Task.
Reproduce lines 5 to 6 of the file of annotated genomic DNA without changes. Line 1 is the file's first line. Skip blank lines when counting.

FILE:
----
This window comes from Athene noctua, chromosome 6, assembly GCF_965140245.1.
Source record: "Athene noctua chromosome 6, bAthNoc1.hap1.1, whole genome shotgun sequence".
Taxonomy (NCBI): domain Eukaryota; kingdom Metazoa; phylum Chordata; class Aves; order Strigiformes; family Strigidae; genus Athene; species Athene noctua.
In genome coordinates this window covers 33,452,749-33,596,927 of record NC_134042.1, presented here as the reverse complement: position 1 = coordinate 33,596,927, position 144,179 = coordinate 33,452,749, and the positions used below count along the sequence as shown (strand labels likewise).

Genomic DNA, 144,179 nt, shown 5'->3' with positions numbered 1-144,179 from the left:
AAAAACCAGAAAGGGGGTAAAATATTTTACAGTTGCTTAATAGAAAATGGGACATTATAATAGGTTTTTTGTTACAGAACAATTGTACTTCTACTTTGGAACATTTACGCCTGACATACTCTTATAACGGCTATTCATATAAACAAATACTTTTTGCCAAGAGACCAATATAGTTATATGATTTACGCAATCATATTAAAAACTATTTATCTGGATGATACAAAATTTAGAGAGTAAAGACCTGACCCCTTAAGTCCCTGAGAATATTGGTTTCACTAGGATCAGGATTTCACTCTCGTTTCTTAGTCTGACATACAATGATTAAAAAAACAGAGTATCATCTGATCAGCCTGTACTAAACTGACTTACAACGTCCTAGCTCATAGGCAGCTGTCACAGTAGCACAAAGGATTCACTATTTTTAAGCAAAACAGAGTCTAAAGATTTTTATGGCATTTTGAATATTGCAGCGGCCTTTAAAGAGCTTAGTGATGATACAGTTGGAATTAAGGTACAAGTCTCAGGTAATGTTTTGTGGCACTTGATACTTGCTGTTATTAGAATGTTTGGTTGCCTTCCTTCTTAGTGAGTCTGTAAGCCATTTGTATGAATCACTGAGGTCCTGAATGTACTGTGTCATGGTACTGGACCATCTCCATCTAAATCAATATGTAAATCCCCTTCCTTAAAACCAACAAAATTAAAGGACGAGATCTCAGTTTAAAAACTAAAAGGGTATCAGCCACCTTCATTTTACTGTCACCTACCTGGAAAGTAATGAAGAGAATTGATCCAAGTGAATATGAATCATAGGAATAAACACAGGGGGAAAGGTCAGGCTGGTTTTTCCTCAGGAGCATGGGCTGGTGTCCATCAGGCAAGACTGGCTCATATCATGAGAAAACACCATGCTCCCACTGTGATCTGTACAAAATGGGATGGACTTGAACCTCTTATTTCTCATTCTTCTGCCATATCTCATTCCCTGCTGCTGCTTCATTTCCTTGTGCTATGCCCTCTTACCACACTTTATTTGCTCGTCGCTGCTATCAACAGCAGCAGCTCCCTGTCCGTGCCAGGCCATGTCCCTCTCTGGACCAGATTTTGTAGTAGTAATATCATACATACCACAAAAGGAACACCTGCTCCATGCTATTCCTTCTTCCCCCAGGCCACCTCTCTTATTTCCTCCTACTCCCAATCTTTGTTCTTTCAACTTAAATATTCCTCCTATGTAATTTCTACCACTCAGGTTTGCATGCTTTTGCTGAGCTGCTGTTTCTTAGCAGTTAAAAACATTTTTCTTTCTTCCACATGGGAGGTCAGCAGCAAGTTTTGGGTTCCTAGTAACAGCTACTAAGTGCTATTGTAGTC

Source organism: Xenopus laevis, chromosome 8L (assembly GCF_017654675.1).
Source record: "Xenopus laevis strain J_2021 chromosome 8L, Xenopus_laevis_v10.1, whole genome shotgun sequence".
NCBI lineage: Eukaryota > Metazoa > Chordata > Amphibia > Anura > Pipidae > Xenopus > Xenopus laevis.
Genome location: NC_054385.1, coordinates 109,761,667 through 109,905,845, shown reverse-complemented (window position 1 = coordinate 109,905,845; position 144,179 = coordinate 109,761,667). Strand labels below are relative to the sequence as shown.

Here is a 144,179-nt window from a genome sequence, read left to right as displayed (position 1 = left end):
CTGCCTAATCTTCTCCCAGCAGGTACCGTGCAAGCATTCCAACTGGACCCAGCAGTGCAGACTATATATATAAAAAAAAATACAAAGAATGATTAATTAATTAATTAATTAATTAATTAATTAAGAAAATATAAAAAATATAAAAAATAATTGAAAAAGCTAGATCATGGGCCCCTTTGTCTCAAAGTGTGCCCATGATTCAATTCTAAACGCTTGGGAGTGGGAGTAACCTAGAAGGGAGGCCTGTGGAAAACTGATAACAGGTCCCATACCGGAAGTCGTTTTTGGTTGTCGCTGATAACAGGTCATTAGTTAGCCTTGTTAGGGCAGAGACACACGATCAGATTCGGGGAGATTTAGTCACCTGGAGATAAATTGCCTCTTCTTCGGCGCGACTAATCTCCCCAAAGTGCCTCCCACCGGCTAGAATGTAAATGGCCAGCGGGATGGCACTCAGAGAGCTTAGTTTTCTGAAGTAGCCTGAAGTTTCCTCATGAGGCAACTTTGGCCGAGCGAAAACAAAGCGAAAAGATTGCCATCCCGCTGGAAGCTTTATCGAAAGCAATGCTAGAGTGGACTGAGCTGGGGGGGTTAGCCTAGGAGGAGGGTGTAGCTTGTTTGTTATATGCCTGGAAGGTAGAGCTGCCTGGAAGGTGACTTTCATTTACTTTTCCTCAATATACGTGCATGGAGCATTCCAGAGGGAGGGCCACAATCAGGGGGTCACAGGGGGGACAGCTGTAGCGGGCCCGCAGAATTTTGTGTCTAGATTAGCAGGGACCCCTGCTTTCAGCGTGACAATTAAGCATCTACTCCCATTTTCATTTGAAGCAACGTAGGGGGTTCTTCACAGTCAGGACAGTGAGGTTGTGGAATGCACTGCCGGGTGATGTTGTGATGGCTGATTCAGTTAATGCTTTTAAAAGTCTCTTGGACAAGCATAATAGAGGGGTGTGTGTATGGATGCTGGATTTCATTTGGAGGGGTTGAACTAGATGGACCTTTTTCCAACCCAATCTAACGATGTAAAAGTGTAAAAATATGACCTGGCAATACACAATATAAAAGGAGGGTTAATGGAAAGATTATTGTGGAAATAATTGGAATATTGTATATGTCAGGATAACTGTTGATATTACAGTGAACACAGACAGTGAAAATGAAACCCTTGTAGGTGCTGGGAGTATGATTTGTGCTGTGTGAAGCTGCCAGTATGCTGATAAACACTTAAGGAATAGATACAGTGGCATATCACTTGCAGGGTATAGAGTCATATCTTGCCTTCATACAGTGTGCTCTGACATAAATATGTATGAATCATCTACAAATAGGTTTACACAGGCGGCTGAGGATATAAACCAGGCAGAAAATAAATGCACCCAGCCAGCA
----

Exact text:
Genomic DNA, 144,179 nt, shown 5'->3' with positions numbered 1-144,179 from the left:
AAAAACCAGAAAGGGGGTAAAATATTTTACAGTTGCTTAATAGAAAATGGGACATTATAATAGGTTTTTTGTTACAGAACAATTGTACTTCTACTTTGGAACATTTACGCCTGACATACTCTTATAACGGCTATTCATATAAACAAATACTTTTTGCCAAGAGACCAATATAGTTATATGATTTACGCAATCATATTAAAAACTATTTATCTGGATGATACAAAATTTAGAGAGTAAAGACCTGACCCCTTAAGTCCCTGAGAATATTGGTTTCACTAGGATCAGGATTTCACTCTCGTTTCTTAGTCTGACATACAATGATTAAAAAAACAGAGTATCATCTGATCAGCCTGTACTAAACTGACTTACAACGTCCTAGCTCATAGGCAGCTGTCACAGTAGCACAAAGGATTCACTATTTTTAAGCAAAACAGAGTCTAAAGATTTTTATGGCATTTTGAATATTGCAGCGGCCTTTAAAGAGCTTAGTGATGATACAGTTGGAATTAAGGTACAAGTCTCAGGTAATGTTTTGTGGCACTTGATACTTGCTGTTATTAGAATGTTTGGTTGCCTTCCTTCTTAGTGAGTCTGTAAGCCATTTGTATGAATCACTGAGGTCCTGAATGTACTGTGTCATGGTACTGGACCATCTCCATCTAAATCAATATGTAAATCCCCTTCCTTAAAACCAACAAAATTAAAGGACGAGATCTCAGTTTAAAAACTAAAAGGGTATCAGCCACCTTCATTTTACTGTCACCTACCTGGAAAGTAATGAAGAGAATTGATCCAAGTGAATATGAATCATAGGAATAAACACAGGGGGAAAGGTCAGGCTGGTTTTTCCTCAGGAGCATGGGCTGGTGTCCATCAGGCAAGACTGGCTCATATCATGAGAAAACACCATGCTCCCACTGTGATCTGTACAAAATGGGATGGACTTGAACCTCTTATTTCTCATTCTTCTGCCATATCTCATTCCCTGCTGCTGCTTCATTTCCTTGTGCTATGCCCTCTTACCACACTTTATTTGCTCGTCGCTGCTATCAACAGCAGCAGCTCCCTGTCCGTGCCAGGCCATGTCCCTCTCTGGACCAGATTTTGTAGTAGTAATATCATACATACCACAAAAGGAACACCTGCTCCATGCTATTCCTTCTTCCCCCAGGCCACCTCTCTTATTTCCTCCTACTCCCAATCTTTGTTCTTTCAACTTAAATATTCCTCCTATGTAATTTCTACCACTCAGGTTTGCATGCTTTTGCTGAGCTGCTGTTTCTTAGCAGTTAAAAACATTTTTCTTTCTTCCACATGGGAGGTCAGCAGCAAGTTTTGGGTTCCTAGTAACAGCTACTAAGTGCTATTGTAGTC